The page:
Amazon Seeks Patent For Hand Recognition


In a move that could further upend traditional brick-and-mortar retail engagement, the United States Patent and Trademark Office published an application this week from eCommerce giant detailing a software system that would identify individuals through unique biometric qualities and characteristics associated with the palms of their hands.

The Dec. 26 patent application describes “a scanner device [that] is used to obtain raw images of a user’s palm that is within a field of view of the scanner ... The first set of images depicts external characteristics, such as lines and creases in the user’s palm, while the second set of images depicts internal anatomical structures, such as veins, bones, soft tissue, or other structures beneath the epidermis of the skin.”

An Amazon spokesperson declined to comment.

Throughout the United States, the company has opened twenty-four “Amazon Go” locations since the initial store appeared in the company’s Seattle headquarters building’s ground floor almost two years ago. Before entering an Amazon Go, visitors must scan a special app at a turnstile. The stores have an array of sensors and cameras enabling shoppers to take food or beverages from shelves and then exit. Their linked accounts are subsequently, automatically billed after they leave.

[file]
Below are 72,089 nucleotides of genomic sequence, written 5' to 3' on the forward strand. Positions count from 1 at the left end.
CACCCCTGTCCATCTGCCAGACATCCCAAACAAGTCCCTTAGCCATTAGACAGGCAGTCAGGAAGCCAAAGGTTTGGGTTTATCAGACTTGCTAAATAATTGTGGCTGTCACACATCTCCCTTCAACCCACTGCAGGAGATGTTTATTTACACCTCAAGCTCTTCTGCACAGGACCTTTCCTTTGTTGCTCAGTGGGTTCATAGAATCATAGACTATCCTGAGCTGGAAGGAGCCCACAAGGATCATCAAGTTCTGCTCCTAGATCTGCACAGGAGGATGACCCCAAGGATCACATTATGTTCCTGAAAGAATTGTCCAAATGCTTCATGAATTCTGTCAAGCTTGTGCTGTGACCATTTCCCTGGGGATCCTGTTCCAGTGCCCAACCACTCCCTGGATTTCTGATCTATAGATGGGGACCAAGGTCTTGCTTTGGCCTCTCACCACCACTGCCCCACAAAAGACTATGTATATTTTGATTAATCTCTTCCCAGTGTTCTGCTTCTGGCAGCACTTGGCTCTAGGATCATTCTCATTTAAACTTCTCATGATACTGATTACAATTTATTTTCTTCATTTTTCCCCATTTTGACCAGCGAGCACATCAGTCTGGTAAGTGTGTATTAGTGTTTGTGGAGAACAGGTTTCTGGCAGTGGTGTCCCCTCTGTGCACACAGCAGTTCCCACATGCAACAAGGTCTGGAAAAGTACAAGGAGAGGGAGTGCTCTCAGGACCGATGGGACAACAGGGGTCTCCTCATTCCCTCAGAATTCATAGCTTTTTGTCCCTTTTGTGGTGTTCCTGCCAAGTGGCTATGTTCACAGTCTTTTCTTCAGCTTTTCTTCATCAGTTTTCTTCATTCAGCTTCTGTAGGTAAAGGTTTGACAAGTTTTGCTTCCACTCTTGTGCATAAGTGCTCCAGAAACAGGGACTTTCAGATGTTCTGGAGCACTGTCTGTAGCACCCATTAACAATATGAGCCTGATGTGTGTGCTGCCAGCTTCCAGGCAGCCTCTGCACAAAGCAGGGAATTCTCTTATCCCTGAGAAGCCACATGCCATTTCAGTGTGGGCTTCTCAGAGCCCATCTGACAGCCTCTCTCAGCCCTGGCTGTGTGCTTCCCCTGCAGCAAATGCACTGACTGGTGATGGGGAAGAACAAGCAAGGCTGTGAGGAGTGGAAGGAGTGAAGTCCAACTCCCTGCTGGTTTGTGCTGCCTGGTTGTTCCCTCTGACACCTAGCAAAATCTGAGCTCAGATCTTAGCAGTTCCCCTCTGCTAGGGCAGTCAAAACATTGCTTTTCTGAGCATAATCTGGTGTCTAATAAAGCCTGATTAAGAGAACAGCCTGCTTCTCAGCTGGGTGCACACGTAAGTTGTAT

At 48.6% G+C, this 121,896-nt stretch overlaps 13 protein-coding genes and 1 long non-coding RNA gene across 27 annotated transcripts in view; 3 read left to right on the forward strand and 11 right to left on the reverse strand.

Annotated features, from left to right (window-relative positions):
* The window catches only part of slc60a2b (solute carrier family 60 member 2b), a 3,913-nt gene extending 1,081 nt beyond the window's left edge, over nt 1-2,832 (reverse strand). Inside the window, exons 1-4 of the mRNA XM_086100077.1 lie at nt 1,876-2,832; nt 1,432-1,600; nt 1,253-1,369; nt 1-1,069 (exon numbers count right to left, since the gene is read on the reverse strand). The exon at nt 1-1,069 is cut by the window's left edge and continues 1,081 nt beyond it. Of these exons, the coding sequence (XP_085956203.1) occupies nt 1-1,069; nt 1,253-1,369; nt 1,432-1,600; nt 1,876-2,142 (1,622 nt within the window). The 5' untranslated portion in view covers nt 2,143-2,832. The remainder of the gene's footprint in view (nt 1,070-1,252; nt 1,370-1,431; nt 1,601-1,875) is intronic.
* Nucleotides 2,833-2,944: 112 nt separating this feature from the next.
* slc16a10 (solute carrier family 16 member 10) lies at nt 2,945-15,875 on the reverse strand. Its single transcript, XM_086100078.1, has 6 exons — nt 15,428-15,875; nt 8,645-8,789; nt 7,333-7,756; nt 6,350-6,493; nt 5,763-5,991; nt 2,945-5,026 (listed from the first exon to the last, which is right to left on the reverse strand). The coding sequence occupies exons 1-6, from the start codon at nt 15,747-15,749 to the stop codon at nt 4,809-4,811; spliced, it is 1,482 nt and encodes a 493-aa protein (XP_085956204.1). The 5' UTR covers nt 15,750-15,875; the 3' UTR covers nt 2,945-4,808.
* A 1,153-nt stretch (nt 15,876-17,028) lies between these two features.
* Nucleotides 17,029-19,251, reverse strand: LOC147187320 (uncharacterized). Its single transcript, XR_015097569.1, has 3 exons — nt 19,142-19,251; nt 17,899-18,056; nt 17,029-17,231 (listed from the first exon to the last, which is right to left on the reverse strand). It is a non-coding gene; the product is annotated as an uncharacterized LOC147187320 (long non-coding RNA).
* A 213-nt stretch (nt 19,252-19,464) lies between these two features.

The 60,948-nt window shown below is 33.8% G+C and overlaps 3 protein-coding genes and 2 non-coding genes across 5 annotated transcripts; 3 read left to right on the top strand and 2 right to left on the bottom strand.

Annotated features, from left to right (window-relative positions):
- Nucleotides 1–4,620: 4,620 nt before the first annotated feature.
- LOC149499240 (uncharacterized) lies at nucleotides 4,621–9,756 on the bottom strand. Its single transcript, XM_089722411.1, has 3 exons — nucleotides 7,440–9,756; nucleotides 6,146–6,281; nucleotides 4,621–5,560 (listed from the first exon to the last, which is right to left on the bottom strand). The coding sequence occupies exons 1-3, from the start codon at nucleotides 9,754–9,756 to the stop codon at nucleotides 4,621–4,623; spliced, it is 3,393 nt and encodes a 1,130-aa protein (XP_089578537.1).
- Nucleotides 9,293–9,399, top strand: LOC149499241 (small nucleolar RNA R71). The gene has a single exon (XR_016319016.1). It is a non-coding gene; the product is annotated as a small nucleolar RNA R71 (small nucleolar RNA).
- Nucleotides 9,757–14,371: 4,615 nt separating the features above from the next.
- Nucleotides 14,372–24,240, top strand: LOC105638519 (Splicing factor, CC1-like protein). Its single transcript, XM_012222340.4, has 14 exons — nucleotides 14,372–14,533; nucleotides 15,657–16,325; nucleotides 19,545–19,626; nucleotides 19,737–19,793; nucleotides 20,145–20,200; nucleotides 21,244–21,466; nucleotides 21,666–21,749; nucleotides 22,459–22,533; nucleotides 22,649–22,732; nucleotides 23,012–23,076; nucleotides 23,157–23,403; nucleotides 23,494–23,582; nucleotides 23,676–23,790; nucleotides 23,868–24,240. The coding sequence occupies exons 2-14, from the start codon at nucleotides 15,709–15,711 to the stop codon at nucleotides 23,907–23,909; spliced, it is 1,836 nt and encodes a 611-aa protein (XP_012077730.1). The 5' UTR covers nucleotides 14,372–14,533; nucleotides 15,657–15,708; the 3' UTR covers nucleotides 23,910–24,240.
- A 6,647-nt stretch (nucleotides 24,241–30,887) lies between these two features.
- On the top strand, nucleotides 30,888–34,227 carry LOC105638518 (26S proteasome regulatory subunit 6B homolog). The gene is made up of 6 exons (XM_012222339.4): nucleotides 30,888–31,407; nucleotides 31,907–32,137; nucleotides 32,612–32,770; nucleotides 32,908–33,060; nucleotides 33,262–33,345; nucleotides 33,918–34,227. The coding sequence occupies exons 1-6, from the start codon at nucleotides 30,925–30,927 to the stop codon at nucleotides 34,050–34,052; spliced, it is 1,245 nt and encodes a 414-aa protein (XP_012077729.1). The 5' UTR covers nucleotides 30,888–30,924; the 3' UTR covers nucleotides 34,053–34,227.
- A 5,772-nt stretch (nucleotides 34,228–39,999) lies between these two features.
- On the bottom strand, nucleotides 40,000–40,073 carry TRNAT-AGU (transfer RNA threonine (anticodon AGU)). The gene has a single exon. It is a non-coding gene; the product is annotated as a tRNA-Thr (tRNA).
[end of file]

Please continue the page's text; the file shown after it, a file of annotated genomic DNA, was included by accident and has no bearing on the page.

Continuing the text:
In their patent application this week, the inventors detailed where such scanners could be placed through a retail location and noted that “if the user picks an item from an inventory location and leaves the facility, their account may be billed for that item.”

Biometric check-ins for shoppers at future Amazon properties will likely raise even more concerns from privacy advocates for a company already closely watched for privacy violations related to Alexa, the popular voice assistant, and Ring, Amazon’s home security products.



The How We Shop Report, a PYMNTS collaboration with PayPal, aims to understand how consumers of all ages and incomes are shifting to shopping and paying online in the midst of the COVID-19 pandemic. Our research builds on a series of studies conducted since March, surveying more than 16,000 consumers on how their shopping habits and payments preferences are changing as the crisis continues. This report focuses on our latest survey of 2,163 respondents and examines how their increased appetite for online commerce and digital touchless methods, such as QR codes, contactless cards and digital wallets, is poised to shape the post-pandemic economy.